I am encountering increasing difficulty in trying to decide whether you share my thinking or perhaps you share my thinking. Surely I have made it clear that I don't believe at all that it is possible to design for survival under any conditions of disaster. The matter entails limits (i.e. safety margins, tolerances) and this is the area in which you face no-win situations and the attendant disappointments?

Ken Green
 28 November 2013 05:50 PM
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OMS

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I guess we see things differently then Ken - I have no disappointment in designing buildings to survive some events even if I know that they won't survive the most extreme events. It's basically what we face every day isn't it.

Regards

OMS

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Failure is always an option
 29 November 2013 08:30 AM
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ectophile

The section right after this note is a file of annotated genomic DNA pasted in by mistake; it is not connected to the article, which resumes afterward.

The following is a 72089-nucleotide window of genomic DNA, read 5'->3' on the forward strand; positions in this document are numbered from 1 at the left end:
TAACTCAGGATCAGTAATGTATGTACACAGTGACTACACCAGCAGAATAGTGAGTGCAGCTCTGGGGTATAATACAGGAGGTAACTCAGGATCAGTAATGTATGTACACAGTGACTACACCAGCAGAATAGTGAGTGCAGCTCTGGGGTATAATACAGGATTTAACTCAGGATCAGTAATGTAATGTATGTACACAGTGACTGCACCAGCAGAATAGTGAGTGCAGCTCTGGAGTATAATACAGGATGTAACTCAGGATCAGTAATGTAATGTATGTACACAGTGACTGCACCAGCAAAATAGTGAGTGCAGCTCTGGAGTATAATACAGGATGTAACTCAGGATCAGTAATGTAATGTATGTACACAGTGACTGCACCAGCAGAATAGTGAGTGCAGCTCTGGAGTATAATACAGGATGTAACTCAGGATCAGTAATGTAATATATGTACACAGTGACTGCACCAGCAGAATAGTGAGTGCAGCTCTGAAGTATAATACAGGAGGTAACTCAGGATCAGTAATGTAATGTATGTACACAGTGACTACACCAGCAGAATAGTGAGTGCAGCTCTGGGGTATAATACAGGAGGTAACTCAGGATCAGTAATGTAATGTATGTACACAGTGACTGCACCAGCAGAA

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Originally posted by: kengreen

OMS,



I am encountering increasing difficulty in trying to decide whether you share my thinking or perhaps you share my thinking. Surely I have made it clear that I don't believe at all that it is possible to design for survival under any conditions of disaster. The matter entails limits (i.e. safety margins, tolerances) and this is the area in which you face no-win situations and the attendant disappointments?



Ken Green


Perhaps OMS isn't such a pessimist as you. If you design a building, and a few years later it gets hit by an eathquake, doesn't fall down, and nobody inside gets killed, then to me that's a success.

It's still a success even though the building would have fallen down had it been hit by the biggest earthquake the World has ever known.

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S P Barker BSc PhD MIET
 29 November 2013 12:02 PM
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kengreen